Another Facebook user arrested for royal defamation

The Criminal Court has detained a 53-year-old Facebook user accused of lèse majesté after he was arrested by the military and held for six days in a military base.    

On 11 May 2017, the Criminal Court on Ratchadaphisek Rd., Bangkok, remanded in custody Ekarit (surname withheld due to privacy concerns), a 53-year-old man accused of violating Article 112 of the Criminal Code, the lèse majesté law.

He will initially be detained for a period of 12 days until 22 May with the possibility of renewal. The court denied bail citing the severity of the charge and flight risk.  

He was accused of lèse majesté for posting images of the King with comments deemed defamatory to the Thai Monarchy on a Facebook account named ‘Adisak Sakun-ngoen’.

He is also accused under Article 14 of the Computer Crime Act, which criminalizes the importation of illegal computer content.

According to Pawinee Chumsri of Thai Lawyers for Human Rights, Ekarit has denied the accusations, maintaining that he is innocent.

The lawyer added that Ekarit was detained at the 11th Military Circle in Bangkok for six days before being taken to the court by the authorities.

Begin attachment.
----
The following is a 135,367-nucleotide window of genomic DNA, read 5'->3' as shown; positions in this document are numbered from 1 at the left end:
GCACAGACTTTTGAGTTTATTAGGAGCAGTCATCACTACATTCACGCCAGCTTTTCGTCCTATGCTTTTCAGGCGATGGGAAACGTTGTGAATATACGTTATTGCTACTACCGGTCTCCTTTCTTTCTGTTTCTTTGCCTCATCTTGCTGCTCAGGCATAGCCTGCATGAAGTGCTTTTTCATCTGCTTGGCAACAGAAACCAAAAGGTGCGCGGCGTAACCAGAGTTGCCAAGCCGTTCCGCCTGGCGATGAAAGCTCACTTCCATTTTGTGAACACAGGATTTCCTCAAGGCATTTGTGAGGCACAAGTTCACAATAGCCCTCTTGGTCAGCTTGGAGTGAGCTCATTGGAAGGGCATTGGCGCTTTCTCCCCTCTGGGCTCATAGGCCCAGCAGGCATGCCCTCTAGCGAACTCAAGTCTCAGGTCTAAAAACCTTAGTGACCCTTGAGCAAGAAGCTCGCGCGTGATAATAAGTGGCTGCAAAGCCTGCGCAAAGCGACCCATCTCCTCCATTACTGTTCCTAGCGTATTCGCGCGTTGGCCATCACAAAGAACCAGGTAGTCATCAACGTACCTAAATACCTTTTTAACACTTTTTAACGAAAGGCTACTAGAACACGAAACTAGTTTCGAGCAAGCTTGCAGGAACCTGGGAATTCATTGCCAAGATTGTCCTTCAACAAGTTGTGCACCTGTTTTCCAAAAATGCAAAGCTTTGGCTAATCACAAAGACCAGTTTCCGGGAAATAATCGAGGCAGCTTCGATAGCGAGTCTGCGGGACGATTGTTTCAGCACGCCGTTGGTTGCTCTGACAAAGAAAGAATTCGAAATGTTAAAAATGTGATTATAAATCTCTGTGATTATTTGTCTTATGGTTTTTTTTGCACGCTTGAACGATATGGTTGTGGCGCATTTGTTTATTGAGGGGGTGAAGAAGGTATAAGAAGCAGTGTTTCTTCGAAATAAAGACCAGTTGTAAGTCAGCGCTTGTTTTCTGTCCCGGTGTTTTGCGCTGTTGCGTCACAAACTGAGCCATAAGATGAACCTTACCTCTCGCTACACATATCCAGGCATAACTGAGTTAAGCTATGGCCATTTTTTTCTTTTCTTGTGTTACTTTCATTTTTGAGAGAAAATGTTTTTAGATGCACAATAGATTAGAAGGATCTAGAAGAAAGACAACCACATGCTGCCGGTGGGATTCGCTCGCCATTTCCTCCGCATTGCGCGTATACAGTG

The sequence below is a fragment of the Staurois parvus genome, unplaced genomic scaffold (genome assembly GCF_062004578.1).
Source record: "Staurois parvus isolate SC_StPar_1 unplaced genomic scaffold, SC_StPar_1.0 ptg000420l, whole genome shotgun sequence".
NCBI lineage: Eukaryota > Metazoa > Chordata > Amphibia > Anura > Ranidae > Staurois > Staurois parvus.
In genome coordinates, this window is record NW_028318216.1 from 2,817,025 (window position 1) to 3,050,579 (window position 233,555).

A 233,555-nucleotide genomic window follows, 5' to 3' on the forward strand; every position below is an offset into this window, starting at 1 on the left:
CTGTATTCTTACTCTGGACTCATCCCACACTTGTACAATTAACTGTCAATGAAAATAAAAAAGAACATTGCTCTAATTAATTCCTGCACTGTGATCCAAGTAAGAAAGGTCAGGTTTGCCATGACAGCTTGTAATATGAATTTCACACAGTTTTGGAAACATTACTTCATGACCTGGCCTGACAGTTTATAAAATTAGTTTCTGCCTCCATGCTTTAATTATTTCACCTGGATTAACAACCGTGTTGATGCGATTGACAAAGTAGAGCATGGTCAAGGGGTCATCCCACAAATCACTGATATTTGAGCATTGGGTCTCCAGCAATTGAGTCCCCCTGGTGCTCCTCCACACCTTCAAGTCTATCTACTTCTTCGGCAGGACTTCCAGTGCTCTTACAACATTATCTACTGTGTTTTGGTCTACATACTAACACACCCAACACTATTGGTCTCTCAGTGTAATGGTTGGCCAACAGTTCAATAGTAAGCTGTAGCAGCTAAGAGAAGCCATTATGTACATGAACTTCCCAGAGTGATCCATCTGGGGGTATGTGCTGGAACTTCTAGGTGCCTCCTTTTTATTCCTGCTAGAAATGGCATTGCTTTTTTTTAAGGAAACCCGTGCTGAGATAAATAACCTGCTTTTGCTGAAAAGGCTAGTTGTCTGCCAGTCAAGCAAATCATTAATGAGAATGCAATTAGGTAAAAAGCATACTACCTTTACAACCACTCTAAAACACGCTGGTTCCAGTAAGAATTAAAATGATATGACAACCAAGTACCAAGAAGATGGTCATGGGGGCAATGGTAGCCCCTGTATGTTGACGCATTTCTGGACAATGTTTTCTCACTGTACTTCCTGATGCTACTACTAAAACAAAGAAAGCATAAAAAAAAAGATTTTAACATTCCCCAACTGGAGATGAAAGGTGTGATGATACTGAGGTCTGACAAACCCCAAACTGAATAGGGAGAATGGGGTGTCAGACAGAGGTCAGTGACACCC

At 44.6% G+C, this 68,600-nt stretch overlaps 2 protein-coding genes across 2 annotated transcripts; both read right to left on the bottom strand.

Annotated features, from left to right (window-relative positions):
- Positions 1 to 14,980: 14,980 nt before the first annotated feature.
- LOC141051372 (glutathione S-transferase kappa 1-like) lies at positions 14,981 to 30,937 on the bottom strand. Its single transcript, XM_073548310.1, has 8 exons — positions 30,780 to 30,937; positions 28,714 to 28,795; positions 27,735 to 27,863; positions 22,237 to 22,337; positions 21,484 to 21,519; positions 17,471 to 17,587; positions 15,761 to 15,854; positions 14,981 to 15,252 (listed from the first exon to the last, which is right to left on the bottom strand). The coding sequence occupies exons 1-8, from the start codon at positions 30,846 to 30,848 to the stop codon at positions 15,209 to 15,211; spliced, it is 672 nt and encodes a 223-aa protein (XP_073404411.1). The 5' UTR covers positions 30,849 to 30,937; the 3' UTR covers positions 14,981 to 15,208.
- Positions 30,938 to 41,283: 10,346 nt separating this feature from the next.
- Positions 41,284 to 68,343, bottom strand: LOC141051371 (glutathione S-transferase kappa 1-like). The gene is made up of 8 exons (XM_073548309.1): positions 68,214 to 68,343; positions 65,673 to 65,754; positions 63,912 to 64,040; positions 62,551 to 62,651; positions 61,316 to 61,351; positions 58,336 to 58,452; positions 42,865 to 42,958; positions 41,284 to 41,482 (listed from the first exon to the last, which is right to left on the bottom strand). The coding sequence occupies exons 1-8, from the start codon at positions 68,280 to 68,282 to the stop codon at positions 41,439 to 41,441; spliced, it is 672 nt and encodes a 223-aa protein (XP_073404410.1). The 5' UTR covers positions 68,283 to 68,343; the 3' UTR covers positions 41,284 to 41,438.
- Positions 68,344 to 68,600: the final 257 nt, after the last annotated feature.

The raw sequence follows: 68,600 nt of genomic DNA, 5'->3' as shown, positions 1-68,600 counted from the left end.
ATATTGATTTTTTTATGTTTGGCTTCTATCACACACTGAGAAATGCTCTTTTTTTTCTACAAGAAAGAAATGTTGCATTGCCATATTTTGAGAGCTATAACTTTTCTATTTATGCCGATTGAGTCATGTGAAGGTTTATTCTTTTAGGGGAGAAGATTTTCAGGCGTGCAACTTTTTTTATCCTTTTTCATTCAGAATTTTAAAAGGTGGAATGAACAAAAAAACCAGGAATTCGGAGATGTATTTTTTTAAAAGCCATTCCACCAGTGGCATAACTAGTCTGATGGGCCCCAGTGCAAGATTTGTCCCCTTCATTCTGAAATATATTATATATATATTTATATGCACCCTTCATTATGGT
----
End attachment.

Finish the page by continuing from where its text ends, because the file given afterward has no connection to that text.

His arrest came shortly after the detention of six people accused of lèse majesté and violations of the Computer Crime Act for sharing a Facebook post about the missing 1932 Revolution plaque posted by Somsak Jeamteerasakul, an academic currently living in self-imposed exile in France.

Two of the six are also accused of breaching Article 116 of the Criminal Code, the sedition law.

Thailand’s lèse majesté law imposes jail terms on those who defame, insult, or threaten the King, the Queen, the Heir to the throne, or the Regent. Persons found guilty of violating Article 112 face prison terms of three to 15 years for each count.

To date, at least 64 individuals are either imprisoned or detained awaiting trial on lèse majesté charges, as it is extremely rare for lèse majesté suspects to be released on bail by the court of justice or the military court.  

Ekarit behind bars (Photo from the Facebook page of Nithiwat Wannasiri)